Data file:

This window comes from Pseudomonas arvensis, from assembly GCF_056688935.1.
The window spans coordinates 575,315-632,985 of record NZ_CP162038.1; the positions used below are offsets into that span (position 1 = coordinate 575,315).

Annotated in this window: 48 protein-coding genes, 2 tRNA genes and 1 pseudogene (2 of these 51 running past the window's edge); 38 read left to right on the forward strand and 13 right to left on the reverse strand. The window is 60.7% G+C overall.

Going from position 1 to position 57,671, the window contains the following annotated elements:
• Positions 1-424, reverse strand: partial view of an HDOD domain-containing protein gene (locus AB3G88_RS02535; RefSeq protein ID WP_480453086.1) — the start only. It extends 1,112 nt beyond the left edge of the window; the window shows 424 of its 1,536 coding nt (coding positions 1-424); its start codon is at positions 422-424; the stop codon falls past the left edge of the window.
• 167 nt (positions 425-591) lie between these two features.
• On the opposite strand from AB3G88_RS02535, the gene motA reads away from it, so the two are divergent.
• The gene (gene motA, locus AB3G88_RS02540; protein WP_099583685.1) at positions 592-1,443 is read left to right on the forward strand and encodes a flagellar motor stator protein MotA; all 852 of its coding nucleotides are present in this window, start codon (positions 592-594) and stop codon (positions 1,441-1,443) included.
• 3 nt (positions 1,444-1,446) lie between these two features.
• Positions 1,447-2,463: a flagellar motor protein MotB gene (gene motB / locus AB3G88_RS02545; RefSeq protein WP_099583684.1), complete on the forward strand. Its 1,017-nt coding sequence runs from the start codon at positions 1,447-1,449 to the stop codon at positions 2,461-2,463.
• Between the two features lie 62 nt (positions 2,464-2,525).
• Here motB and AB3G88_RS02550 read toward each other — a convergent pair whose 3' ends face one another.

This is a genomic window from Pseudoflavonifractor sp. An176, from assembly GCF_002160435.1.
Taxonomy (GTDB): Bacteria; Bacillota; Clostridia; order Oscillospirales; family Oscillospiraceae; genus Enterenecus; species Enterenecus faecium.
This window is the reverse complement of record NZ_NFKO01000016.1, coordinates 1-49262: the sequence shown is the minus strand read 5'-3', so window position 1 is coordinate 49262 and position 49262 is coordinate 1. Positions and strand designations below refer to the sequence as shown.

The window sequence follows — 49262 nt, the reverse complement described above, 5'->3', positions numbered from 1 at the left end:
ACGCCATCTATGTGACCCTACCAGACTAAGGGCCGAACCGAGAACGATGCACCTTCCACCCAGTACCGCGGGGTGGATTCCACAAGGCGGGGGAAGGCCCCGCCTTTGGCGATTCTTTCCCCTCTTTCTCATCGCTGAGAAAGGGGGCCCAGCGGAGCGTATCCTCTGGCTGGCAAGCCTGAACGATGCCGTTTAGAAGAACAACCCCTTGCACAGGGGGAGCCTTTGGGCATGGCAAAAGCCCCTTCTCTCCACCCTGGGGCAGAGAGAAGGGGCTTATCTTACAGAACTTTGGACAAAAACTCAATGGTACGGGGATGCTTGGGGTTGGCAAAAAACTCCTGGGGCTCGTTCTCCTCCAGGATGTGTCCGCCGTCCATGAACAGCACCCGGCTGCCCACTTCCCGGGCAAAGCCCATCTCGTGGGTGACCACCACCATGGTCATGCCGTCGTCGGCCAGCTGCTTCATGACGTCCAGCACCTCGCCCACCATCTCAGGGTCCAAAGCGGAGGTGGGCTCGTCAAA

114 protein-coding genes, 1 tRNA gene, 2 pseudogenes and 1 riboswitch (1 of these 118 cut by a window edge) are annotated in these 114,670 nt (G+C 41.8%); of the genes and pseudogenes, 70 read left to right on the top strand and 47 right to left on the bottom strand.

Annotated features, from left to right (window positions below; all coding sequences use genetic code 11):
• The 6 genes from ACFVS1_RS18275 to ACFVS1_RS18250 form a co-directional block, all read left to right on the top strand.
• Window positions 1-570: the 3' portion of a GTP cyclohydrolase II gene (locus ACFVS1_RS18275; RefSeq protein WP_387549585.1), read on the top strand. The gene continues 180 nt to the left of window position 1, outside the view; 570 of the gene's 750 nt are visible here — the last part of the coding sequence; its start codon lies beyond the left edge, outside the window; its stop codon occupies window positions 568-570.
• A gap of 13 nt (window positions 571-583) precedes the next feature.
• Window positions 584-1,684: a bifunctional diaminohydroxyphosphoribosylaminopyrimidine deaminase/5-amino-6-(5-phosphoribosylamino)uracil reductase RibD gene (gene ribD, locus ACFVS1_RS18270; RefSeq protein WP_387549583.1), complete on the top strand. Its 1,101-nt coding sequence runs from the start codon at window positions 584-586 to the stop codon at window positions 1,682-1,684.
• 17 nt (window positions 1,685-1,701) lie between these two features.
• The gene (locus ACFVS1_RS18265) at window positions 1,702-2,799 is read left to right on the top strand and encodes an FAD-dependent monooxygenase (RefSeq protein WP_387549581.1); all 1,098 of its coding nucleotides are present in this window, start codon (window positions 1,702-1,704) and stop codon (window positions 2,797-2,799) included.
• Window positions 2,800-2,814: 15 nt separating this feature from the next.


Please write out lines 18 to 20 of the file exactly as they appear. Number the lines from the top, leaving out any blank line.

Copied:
114 protein-coding genes, 1 tRNA gene, 2 pseudogenes and 1 riboswitch (1 of these 118 cut by a window edge) are annotated in these 114,670 nt (G+C 41.8%); of the genes and pseudogenes, 70 read left to right on the top strand and 47 right to left on the bottom strand.

Annotated features, from left to right (window positions below; all coding sequences use genetic code 11):
• The 6 genes from ACFVS1_RS18275 to ACFVS1_RS18250 form a co-directional block, all read left to right on the top strand.